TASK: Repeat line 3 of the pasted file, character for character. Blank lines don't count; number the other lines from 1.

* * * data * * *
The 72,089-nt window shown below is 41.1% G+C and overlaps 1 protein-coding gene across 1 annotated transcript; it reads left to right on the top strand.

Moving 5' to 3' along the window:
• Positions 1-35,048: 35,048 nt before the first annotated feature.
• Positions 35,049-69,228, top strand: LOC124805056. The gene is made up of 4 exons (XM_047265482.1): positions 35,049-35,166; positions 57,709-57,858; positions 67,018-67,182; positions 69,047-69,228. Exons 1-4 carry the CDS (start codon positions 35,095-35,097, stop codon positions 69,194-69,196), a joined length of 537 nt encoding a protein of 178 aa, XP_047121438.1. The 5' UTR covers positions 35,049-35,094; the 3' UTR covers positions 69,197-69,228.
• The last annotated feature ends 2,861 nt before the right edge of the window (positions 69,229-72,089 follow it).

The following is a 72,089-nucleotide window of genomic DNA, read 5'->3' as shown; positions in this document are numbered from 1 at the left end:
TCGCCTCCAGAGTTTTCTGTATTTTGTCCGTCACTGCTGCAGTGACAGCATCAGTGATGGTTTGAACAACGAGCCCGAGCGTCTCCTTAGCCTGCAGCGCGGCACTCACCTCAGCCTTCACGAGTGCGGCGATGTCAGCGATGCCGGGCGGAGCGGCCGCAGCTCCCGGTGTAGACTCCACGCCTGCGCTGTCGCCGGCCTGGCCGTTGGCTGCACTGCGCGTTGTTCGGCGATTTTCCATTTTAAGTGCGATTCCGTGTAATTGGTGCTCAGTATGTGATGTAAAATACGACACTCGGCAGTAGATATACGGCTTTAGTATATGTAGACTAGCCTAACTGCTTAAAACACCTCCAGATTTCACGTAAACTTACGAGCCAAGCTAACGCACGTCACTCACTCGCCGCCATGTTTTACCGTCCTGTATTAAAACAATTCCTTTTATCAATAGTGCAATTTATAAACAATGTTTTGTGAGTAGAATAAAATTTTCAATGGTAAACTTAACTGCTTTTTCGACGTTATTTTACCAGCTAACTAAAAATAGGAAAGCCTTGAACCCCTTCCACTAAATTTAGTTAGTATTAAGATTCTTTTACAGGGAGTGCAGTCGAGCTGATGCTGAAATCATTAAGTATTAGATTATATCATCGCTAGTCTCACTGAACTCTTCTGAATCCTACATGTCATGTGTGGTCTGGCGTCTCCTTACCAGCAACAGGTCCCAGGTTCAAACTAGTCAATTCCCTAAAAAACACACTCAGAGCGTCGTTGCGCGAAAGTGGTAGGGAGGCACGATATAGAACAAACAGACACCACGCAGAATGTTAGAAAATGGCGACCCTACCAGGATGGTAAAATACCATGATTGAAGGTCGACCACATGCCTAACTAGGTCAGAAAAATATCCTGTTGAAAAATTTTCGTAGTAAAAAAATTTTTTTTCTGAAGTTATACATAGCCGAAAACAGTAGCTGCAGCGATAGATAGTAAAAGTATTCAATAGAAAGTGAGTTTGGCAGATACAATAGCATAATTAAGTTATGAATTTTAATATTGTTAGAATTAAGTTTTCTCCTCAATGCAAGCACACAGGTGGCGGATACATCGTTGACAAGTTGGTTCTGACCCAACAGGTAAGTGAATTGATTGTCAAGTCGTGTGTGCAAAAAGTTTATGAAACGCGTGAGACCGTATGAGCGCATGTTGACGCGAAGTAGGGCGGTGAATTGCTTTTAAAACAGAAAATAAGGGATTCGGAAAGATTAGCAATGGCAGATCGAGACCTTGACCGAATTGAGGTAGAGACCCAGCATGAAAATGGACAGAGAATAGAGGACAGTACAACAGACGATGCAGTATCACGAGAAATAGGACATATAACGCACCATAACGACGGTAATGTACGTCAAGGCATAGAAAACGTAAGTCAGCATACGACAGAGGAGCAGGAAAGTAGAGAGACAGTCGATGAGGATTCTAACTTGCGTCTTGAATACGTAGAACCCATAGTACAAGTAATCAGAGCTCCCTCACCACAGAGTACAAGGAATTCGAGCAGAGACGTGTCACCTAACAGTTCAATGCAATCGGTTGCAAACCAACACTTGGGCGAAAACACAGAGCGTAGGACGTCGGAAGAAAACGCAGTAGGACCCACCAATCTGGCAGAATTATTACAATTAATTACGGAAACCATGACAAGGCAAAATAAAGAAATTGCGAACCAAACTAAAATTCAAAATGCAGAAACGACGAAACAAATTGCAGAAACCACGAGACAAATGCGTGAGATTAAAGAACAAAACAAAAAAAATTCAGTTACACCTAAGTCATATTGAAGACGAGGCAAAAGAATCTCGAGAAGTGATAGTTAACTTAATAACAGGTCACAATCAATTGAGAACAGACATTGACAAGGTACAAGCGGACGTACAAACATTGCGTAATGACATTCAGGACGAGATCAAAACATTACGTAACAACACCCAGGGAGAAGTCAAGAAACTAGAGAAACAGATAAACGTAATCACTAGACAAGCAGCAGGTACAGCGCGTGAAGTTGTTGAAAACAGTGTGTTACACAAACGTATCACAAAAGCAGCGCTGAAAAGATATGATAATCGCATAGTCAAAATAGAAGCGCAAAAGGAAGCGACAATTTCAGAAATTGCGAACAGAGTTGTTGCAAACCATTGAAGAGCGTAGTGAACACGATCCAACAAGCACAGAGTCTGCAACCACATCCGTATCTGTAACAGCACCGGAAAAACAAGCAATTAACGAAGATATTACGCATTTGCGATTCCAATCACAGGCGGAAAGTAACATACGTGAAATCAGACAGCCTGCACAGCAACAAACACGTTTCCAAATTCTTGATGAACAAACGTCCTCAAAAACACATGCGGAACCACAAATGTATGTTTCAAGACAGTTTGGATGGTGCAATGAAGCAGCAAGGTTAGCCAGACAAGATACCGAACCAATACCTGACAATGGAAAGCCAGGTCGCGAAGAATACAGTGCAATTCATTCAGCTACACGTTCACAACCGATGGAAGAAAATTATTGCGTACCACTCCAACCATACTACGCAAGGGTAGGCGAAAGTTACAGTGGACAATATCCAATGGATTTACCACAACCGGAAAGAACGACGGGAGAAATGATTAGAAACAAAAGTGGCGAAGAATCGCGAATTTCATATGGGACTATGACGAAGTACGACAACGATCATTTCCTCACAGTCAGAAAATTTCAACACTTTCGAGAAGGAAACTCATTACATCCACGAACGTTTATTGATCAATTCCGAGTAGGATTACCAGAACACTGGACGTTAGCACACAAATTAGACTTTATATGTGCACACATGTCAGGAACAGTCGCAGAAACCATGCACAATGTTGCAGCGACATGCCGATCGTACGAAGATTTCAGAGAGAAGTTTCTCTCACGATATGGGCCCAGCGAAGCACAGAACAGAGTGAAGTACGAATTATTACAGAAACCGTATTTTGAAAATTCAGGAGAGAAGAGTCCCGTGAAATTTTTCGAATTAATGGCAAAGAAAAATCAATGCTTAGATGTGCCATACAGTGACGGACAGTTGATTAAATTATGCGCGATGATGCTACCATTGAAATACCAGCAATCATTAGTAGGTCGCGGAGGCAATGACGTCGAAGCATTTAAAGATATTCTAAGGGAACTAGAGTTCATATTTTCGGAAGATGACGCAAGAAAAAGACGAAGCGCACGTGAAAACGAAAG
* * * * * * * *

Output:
• Positions 1-35,048: 35,048 nt before the first annotated feature.